Based on a single calculating trick devised in 2009, EPA began counting benefits associated with PM2.5 down to the lowest measurable level, including well below the ambient standard that had been deemed adequate to protect public health with an adequate margin of safety for susceptible populations. This simple change allowed the Agency to claim that PM2.5 levels resulted in. 320,000 premature deaths in 2005, compared to the previous total of 88,000 under the old method.


An enormous disparity exists between EPA’s compliance cost estimates and those projected by well-respected nongovernmental economists.

…and evidence the bureaucrats alter the language of reports to hide the truth from Congress:

The draft reported stated that: “Although biological mechanisms for this effect have not been established definitively yet, the weight of the available epidemiological evidence supports an assumption of causality.” (emphasis added)

In the final report, this passage was changed to: “The weight of available epidemiological evidence supports a determination of causality. Biological mechanisms for this effect, while not completely understood, are supportive of this determination.” (emphasis added)

Only in a politically motivated government agency could the first statement morph into the second.

While this kind of obfuscation and manipulation has apparently been going on for many years, Our Dear Leader promised a new era of transparency in government, one that relies on solid scientific data in making decisions. Apparently, he meant his administration would rely on scientific data when it supported their agenda and, when it does not, manipulate it until it does.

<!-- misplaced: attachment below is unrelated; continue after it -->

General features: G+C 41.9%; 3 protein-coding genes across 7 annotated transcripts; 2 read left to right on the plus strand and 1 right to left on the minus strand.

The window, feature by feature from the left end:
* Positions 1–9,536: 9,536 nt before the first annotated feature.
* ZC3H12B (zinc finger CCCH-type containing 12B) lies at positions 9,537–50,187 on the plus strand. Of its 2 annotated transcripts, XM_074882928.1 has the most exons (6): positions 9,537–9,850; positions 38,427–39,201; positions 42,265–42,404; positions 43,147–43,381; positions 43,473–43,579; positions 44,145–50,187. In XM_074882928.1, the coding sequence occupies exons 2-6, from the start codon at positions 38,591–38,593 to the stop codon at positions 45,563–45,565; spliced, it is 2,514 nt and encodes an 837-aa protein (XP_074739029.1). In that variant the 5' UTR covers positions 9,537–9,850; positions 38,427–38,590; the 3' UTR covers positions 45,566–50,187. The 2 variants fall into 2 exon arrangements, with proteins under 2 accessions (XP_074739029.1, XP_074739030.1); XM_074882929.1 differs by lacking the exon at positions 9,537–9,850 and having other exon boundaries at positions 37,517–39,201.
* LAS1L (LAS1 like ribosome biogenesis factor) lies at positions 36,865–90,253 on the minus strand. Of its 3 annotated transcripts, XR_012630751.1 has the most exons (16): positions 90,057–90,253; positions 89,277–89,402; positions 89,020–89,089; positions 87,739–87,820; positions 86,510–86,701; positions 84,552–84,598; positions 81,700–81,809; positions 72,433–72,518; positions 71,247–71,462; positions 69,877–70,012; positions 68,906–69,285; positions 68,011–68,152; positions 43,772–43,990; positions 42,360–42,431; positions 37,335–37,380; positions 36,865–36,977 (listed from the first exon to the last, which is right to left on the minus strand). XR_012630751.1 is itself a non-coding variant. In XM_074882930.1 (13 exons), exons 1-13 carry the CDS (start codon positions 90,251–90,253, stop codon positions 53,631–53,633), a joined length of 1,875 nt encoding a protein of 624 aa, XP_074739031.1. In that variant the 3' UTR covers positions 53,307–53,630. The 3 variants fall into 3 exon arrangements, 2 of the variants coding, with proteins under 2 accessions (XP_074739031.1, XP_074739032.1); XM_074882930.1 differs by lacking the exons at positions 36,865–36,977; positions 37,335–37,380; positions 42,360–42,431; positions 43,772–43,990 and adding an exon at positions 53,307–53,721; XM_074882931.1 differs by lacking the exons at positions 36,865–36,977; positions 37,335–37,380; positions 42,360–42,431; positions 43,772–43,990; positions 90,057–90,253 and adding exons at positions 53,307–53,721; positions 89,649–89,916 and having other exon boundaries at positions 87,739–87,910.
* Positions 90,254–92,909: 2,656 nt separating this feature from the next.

A September Gallup poll indicated only 8% of Americans have a “great deal” of confidence in government when it comes to domestic issues. Is it any wonder?

Truth in government is not a partisan issue. It’s a freedom issue. For far too long, Americans have turned a blind eye to what happens in the halls and back rooms at all levels of government. I think it is long past time we began to hold public officials accountable for malfeasance, be it large or small. I want truth from my government, even when folks may not want to hear it. And I absolutely do not want the kind of performance that seems to be the standard today, where political considerations trump the facts.

There are many, myself among them, who think America is a nation in decline. Others, like one of my favorite columnists, Jeff Jacoby, disagree and believe “our best days are yet to come.”

I would really, really like to believe along with him but my cynicism makes it difficult.

What do you folks think about all this?

Is political fraud now the standard government-wide?